Remote Employment


          Do you remember those ads that ran on television for most of last year, the tag line of which was "Is this a great time or what?" I have been repeating that line on a number of occasions since early 1997. You see, in January of that year I became a telecommuter. The organization which employed me on a contract basis was in Ottawa. I live in Nova Scotia.

          It all started with networking - not computer networking, but the kind where you phone people up, tell them you are looking for work, and ask to drop off a résumé. Months after I had made my rounds, résumé in hand, one of my contacts called me. She didn't have work for me, but someone else was looking for a person to do some research. If I was interested, I had better call him, which I promptly did.

          We had a pleasant chat, he asked me to email him the particulars about my qualifications and job experience. After some telephone and email exchanges, I had a two month contract to carry out research, largely over the Internet, and write a report on my findings. The subject was Canada's role in space. I was about to learn more than I ever thought I'd need to know about astronauts, the space shuttle, the International Space Station, RADARSAT, and various satellite communications systems.

          My supervisor in Ottawa was just a voice on the phone and an email correspondent. I didn't hear from him that often. There would be an occasional email message, a suggestion for a website to check out, or an answer to a question I might have asked earlier. He was happy enough with my work to increase the scope of work and extend the contract. Considering the length of time I worked on the project (four months), I feel that in retrospect we had remarkably little contact with one another.

          It really was delightful. I set my hours and evolved my own system for getting the work done. My working day started right after I saw my husband off to work. I'd start a pot of tea, check the mail, and get to work. I'd do some searching, bookmark files, make notes, and compile information for the report. There was the occasional trip to a library or other local resource.

          Most of this work was done with my trusty Chebucto Community Net account. I had been a member for some time, and it really was CCN that made it possible to land the contract in the first place. Eventually I had to have easier access to images on the Net, but I still haven't abandoned CCN. It has some features that make it more convenient for me to use than my "other" account.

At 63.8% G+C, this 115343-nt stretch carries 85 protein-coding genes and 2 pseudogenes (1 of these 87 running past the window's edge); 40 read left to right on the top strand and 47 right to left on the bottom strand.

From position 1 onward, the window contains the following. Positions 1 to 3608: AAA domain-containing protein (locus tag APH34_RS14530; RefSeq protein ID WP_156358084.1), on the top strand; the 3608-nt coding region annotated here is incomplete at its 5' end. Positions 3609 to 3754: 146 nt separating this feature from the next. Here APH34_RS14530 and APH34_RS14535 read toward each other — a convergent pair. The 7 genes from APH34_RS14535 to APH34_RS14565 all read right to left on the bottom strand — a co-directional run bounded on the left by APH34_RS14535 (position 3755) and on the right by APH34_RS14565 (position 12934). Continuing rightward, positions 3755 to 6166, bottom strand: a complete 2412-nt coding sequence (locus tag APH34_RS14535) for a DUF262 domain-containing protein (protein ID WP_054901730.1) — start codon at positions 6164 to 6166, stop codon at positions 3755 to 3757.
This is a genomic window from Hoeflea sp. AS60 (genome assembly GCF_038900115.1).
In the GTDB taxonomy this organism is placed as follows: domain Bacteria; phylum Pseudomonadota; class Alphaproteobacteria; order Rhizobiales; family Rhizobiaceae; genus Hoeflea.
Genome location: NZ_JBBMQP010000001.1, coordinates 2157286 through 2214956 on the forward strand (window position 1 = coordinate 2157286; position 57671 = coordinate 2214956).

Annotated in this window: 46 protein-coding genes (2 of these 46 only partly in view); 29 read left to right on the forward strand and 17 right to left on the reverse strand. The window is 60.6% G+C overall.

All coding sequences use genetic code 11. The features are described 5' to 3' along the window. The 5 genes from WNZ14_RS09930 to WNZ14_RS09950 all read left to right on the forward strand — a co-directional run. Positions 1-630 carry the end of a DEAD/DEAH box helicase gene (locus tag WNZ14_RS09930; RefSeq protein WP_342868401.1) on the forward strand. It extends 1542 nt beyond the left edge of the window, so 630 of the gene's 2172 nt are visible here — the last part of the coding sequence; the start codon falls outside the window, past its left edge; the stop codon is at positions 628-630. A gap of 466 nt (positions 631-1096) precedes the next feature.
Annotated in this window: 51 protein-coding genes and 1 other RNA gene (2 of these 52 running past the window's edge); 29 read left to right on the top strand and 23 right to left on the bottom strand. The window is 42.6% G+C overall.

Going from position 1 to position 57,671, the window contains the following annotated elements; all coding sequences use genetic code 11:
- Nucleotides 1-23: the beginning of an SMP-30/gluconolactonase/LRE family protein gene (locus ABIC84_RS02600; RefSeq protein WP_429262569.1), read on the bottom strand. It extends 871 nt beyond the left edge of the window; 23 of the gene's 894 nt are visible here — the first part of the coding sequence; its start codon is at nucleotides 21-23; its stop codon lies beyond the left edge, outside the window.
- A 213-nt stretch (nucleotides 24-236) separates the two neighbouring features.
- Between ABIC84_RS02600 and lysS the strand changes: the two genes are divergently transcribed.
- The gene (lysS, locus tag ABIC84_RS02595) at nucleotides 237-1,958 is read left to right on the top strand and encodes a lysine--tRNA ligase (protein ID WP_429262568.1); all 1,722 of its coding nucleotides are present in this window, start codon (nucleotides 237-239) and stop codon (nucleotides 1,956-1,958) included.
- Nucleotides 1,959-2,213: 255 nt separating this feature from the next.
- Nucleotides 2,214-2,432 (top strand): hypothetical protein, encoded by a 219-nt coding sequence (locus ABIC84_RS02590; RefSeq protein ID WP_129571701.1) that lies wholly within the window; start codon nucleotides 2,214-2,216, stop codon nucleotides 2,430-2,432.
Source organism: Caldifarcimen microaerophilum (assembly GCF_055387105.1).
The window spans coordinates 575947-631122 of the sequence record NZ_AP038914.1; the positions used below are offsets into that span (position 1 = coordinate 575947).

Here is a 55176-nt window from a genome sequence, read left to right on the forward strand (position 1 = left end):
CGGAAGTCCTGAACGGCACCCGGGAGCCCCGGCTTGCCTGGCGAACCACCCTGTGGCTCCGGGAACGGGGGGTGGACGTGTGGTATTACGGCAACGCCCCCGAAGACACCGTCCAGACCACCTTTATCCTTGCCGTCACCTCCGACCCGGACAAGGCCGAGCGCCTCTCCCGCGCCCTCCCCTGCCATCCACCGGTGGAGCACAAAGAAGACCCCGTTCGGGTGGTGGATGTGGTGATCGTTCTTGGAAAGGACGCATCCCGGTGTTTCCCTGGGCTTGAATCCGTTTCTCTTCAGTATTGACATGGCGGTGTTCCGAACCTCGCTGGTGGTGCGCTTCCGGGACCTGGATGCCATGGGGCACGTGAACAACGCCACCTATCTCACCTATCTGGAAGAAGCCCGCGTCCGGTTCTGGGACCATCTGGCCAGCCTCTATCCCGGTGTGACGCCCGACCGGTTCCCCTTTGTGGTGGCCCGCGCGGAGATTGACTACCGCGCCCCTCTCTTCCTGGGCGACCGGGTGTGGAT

What did I learn from all this? Well, I learned that I have enough self-discipline to get up in the morning, have breakfast, turn on the computer and start work, even though no one will notice right away if I decide I just won't bother today. And that I have enough focus to stick with it. I learned that I really like ferreting out information, sorting it, organizing it, and putting it into a useful format, (a skill which I have been putting to use as I work on the User Reference Index for the Beacon.)

          I've also learned plenty of really practical stuff. My bookmark files are better organized now, and I make more efficient use of search engines. I learned that if you send a really big file as an email attachment, it's a good idea to get it out of your home directory and the sent mail folder as soon as you know it has been received safely; it's amazing how quickly you can exceed your disk quota if you don't.

          Would this work for everyone? Perhaps not. Your own home is filled with distractions, so it does require a certain measure of self-discipline and focus. Some people miss the social interactions of a traditional workplace; they enjoy tossing ideas around with their co-workers.

          The other factor in the equation is the supervisor. Mine returned phone calls and email messages promptly, but he wasn't breathing down my neck all the time. I can envision employers who are so remote that you can't get the help or advice you need when you need it. I can also picture someone who is just a little too involved in supervision. Someone who is always asking for updates, second, third and fourth drafts and interim reports is only hindering the work.

    If you have the chance to do this kind of work, here are a few suggestions:
    • Get the specifics down in writing. You need to know exactly what is expected of you, when it is required, and in what format. Establish milestones, dates by which drafts or interim reports are required. Remember, the person you are working for is going to want to know that you are making progress.
    • Agree on fees beforehand. A written contract, signed by both parties, detailing the work, deadlines and a payment schedule is a good idea.

          Would I do this again? Absolutely! In fact I have been approached by the same organization to work on two more contracts. However because so much depends upon both the employer and the employee, it might not work for everyone, all the time, but so far it has worked for me.


You may direct comments or suggestions about this feature to:

Margaret C. Douma,


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